The first definition was published in 1962 in the Oxford Illustrated Dictionary: “The vegan is a vegetarian who eats no butter, eggs, cheese, or milk”. Despite the long roots of this dietary trend, it is difficult to define it because various advocacy groups from different countries have come up with varying definitions of veganism.
In a study later published in Science Direct 2021, Madelon North investigated which definition of veganism best describes what veganism is for omnivores and vegans. 640 people took part in the international survey and there were six different determinations. According to the study, the following definition specified by the British Vegan Society is the most accepted explanation:
“Veganism is a philosophy and way of living which seeks to exclude—as far as is possible and practicable—all forms of exploitation of, and cruelty to, animals for food, clothing or any other purpose; and by extension, promotes the development and use of animal-free alternatives for the benefit of animals, humans, and the environment.” The Vegan Society.
What is the meaning of vegan?
The term “vegan” comes from the word vegetarian, so we have to take a look at it first. The vegetarian word was first used in 1839 as a vegetable diet. Its origin is an irregular compound of vegetable and the suffix arian which means supporter in short.
The word “vegan” was invented by Donald Watson and his wife-to-be in 1944. It is derived from the first three and last two letters of the word vegetarian since the British animal rights activist believes that it is the beginning and end of vegetarianism.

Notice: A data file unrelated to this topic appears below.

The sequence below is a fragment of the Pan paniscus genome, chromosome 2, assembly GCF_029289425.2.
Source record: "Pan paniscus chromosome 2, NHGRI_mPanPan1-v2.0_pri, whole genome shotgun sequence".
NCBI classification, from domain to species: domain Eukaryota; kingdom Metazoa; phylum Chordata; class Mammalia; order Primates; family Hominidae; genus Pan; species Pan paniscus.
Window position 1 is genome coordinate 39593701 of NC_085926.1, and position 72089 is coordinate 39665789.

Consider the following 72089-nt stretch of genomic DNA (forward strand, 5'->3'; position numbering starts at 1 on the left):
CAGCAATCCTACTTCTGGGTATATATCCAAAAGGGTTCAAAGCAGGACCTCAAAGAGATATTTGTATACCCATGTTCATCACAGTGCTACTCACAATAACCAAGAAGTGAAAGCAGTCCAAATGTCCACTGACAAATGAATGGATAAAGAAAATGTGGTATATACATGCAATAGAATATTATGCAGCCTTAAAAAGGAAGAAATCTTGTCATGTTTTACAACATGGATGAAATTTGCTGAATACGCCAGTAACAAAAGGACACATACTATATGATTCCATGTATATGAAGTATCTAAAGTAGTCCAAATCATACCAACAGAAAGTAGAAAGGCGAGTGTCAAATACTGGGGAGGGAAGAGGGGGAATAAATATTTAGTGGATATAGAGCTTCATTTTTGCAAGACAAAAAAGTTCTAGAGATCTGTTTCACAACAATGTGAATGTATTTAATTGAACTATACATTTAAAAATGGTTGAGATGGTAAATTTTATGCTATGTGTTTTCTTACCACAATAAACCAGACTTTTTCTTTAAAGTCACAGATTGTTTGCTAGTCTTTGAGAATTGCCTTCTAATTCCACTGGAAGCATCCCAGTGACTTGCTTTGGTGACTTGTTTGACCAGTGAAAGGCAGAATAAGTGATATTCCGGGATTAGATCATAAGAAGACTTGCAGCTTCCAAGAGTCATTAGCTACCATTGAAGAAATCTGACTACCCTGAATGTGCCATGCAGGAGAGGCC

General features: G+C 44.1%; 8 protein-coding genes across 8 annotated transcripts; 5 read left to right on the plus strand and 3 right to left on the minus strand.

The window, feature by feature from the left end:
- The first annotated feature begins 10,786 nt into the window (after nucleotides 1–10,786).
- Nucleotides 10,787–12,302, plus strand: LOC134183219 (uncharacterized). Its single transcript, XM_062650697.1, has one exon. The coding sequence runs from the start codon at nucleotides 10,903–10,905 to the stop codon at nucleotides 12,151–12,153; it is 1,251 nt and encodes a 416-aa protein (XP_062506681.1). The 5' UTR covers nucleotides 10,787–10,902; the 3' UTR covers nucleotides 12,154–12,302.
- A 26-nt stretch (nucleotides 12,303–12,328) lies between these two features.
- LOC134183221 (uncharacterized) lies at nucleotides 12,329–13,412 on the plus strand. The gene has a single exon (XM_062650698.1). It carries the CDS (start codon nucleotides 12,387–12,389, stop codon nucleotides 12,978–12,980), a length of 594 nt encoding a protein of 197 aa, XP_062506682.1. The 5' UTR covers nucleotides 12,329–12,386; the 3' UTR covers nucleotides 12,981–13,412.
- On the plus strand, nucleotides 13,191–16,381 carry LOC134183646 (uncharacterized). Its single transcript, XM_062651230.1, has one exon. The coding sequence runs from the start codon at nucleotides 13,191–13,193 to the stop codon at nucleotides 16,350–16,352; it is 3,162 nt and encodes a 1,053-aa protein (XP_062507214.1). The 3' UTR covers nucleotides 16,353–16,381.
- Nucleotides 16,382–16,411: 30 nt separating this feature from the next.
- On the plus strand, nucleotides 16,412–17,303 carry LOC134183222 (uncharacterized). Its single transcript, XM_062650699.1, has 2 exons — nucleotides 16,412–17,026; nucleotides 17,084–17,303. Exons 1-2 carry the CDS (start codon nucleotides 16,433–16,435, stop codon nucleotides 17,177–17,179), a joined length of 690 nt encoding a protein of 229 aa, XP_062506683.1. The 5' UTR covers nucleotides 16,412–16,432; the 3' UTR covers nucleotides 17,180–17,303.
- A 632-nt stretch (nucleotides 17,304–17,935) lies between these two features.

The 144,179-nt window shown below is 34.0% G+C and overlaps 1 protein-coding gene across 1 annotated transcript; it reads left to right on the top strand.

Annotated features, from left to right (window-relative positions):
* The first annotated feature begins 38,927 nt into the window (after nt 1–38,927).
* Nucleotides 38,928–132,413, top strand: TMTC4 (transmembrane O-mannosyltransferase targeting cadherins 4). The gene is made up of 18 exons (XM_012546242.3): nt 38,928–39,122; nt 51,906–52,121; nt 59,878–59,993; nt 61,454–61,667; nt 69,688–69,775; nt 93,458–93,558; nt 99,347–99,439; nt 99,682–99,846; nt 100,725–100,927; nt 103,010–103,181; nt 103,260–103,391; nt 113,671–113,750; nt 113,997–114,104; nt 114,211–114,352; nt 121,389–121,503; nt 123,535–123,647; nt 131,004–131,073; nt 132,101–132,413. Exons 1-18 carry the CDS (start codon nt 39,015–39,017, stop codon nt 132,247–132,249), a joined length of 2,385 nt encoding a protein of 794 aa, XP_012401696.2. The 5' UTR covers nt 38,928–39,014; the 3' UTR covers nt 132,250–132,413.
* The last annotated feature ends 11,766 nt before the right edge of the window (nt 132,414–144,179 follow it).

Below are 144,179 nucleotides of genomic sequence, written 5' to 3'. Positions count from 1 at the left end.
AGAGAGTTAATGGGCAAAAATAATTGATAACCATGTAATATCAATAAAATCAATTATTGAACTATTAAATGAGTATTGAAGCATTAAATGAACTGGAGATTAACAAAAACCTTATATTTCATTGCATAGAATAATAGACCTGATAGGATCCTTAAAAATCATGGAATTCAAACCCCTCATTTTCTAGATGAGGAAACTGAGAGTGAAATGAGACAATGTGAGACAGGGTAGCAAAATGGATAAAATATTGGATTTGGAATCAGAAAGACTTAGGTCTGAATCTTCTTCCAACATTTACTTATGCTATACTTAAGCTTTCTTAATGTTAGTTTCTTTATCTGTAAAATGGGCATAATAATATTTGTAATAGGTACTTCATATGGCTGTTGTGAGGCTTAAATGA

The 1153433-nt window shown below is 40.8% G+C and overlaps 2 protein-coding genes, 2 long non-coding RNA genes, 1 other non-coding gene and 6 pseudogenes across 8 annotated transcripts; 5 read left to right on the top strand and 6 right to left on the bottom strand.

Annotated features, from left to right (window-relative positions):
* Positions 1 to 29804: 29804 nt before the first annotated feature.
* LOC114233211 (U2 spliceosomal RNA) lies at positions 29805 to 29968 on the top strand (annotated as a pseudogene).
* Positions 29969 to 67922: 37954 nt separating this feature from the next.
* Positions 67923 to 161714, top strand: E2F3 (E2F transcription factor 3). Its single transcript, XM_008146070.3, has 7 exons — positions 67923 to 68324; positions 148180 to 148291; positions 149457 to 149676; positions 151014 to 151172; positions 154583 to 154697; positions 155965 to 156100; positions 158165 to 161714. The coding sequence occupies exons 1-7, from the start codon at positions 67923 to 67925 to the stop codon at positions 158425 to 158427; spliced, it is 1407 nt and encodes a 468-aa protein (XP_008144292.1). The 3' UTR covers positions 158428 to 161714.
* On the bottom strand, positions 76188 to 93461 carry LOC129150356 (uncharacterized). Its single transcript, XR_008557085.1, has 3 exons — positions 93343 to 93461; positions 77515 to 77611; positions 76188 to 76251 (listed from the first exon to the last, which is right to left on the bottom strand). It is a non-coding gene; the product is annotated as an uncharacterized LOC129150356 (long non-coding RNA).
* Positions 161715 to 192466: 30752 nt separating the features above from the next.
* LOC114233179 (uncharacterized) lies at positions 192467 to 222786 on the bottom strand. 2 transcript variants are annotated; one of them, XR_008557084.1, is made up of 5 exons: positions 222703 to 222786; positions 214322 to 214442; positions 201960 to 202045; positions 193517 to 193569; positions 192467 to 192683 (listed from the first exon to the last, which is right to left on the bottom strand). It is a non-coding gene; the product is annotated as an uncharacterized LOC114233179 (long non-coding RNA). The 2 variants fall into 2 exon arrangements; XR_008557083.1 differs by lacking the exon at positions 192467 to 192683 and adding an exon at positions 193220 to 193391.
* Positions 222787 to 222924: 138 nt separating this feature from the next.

Watson’s newly founded newspaper, The Vegan News, asked its readers to come up with a good word for dairy-free vegetarian, namely vegan. There were many ideas such as “dairyban”, “allvega”, or “sanivores” , however, the term stayed “vegan”. In 1947, The Vegan Society clarified that they rejected every animal food source, not only dairy and meat.
What is the symbol of veganism?
The most commonly used vegan symbol is the circled letter “v”, which, although unofficial, is widely and internationally accepted. In addition, you will most often see the International V-label, promoted by the European Vegetarian Union, on the packaging of products, which is an internationally recognized and protected trademark for vegan products.
What is the difference between vegans and vegetarians?
In short, the difference between vegetarians and vegans is that vegetarians eat eggs, honey, dairy products, and everything else that is not directly connected to killing, while vegans refuse everything apart from plants. Furthermore, veganism tends to be more than a diet, it is a lifestyle that affects every aspect of people’s lives. For example, a vegan does not go to a circus that exploits animals for entertainment.
Types of vegan
Nowadays there are plenty of different types of vegan. The following is a list of the most common of these:
- Raw vegans: A person who follows the raw vegan diet eats nothing but uncooked vegetables, fruits, and nuts. Some of them follow an even stricter diet, the so-called fruitarian diet, which means they eat only raw fruit.